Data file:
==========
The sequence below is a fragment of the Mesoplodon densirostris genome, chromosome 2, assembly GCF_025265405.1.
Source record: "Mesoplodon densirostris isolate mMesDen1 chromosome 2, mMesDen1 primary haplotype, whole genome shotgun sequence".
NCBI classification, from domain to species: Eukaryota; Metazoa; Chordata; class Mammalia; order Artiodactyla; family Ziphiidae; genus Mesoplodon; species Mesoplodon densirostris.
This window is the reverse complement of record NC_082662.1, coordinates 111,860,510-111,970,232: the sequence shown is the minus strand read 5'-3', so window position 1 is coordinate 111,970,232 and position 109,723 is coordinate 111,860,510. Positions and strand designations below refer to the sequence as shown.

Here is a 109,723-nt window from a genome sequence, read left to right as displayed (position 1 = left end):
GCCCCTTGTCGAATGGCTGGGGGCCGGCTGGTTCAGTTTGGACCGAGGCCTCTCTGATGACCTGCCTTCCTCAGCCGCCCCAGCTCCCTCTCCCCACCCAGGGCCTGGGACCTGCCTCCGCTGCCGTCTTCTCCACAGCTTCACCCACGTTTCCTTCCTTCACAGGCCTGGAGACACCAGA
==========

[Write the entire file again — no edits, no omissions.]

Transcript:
The sequence below is a fragment of the Mesoplodon densirostris genome, chromosome 2, assembly GCF_025265405.1.
Source record: "Mesoplodon densirostris isolate mMesDen1 chromosome 2, mMesDen1 primary haplotype, whole genome shotgun sequence".
NCBI classification, from domain to species: Eukaryota; Metazoa; Chordata; class Mammalia; order Artiodactyla; family Ziphiidae; genus Mesoplodon; species Mesoplodon densirostris.
This window is the reverse complement of record NC_082662.1, coordinates 111,860,510-111,970,232: the sequence shown is the minus strand read 5'-3', so window position 1 is coordinate 111,970,232 and position 109,723 is coordinate 111,860,510. Positions and strand designations below refer to the sequence as shown.

Here is a 109,723-nt window from a genome sequence, read left to right as displayed (position 1 = left end):
GCCCCTTGTCGAATGGCTGGGGGCCGGCTGGTTCAGTTTGGACCGAGGCCTCTCTGATGACCTGCCTTCCTCAGCCGCCCCAGCTCCCTCTCCCCACCCAGGGCCTGGGACCTGCCTCCGCTGCCGTCTTCTCCACAGCTTCACCCACGTTTCCTTCCTTCACAGGCCTGGAGACACCAGA